||This biographical article needs additional citations for verification. (January 2015)|
Favreau in 2014
|Born||Jonathan Kolia Favreau
October 19, 1966
Flushing, Queens, New York, U.S.
|Spouse(s)||Joya Tillem (m. 2000)|
Jonathan Kolia "Jon" Favreau (//; born October 19, 1966) is an American actor, director, screenwriter, voice artist, and comedian. As an actor, he is best known for his roles in Rudy, Swingers (which he also wrote), Very Bad Things, The Break-Up, and Chef. His notable directorial efforts include Elf, Iron Man, Iron Man 2, Cowboys & Aliens, and Chef. He also served as an executive producer on The Avengers and Iron Man 3. His most prominent television role was that of Pete Becker, Monica Geller's boyfriend during season three of the television sitcom Friends. He produces films under his banner Fairview Entertainment. The company has been credited as co-producers in most of Favreau's directorial ventures.
Favreau was born in Flushing, Queens, New York, the son of Madeleine, an elementary school teacher who died of leukemia in 1979, and Charles Favreau, a special education teacher. His mother was Jewish and his father is a Catholic of Italian and distant French-Canadian ancestry. Favreau attended Hebrew school and had a Bar Mitzvah.
Favreau graduated from the Bronx High School of Science in 1984 and attended Queens College from 1984 to 1987, before dropping out. His friend from college, Mitchell Pollack, said that Favreau went by the nickname "Hack" because of his talent in the game Hacky Sack. He briefly worked for Bear Stearns on Wall Street before returning to Queens College for a semester in early 1988. He dropped out of college for good (a few credits shy of completing his degree), and in the summer of 1988, moved to Chicago to pursue a career in comedy. He performed at several Chicago improvisational theaters, including the ImprovOlympic and the Improv Institute.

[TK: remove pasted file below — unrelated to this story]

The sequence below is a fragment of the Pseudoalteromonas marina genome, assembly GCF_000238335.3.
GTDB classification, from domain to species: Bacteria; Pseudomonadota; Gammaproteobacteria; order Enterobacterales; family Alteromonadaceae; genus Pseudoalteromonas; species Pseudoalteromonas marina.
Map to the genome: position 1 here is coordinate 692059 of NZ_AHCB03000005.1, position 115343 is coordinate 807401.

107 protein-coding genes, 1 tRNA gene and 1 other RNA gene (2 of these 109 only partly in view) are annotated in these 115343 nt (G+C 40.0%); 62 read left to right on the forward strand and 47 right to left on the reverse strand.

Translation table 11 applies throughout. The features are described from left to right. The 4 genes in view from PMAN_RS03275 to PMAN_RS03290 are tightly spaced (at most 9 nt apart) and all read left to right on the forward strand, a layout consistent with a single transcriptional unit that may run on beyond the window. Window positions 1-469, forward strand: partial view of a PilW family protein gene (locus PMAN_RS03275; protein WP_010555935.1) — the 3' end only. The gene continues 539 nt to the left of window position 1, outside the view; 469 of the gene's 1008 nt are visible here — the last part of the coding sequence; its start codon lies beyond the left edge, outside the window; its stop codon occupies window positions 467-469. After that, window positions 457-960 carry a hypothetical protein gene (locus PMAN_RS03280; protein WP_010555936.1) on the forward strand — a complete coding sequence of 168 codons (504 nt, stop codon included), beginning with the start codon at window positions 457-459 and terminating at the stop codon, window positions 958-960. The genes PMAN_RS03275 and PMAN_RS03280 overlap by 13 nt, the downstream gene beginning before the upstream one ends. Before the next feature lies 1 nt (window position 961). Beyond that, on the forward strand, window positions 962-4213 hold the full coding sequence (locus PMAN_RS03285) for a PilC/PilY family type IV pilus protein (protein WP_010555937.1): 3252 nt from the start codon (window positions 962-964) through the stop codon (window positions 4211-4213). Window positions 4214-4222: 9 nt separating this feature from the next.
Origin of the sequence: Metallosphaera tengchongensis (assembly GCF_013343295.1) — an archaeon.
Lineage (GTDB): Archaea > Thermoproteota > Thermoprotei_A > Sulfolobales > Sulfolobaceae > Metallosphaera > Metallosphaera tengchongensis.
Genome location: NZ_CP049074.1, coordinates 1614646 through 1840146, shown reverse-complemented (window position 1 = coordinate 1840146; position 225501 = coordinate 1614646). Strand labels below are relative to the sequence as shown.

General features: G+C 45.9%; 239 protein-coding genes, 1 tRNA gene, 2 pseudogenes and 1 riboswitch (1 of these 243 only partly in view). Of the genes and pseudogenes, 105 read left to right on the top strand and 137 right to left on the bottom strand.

While in Chicago, Favreau landed his first film role alongside Sean Astin as the pudgy tutor D-Bob in the classic sleeper hit Rudy (1993). Favreau met Vince Vaughn – who played a small role in this film – during shooting. The next year, he appeared in the college film PCU alongside Jeremy Piven, and also stepped into the world of television in the 1994 episode of Seinfeld titled "The Fire" as Eric the Clown. He then moved to Los Angeles, where he made his breakthrough in 1996 as an actor-screenwriter with the film Swingers, which was also Vaughn's breakthrough role as the glib and extremely confident Trent Walker, a perfect foil to Favreau's heartbroken Mike Peters. In 1997, he appeared on the popular TV sitcom Friends, portraying Pete Becker, whom Monica Geller dates for several episodes, and who competes in the Ultimate Fighting Championship (UFC). Favreau made appearances in the sketch-comedy series, Tracey Takes On... in both 1996 and 1997.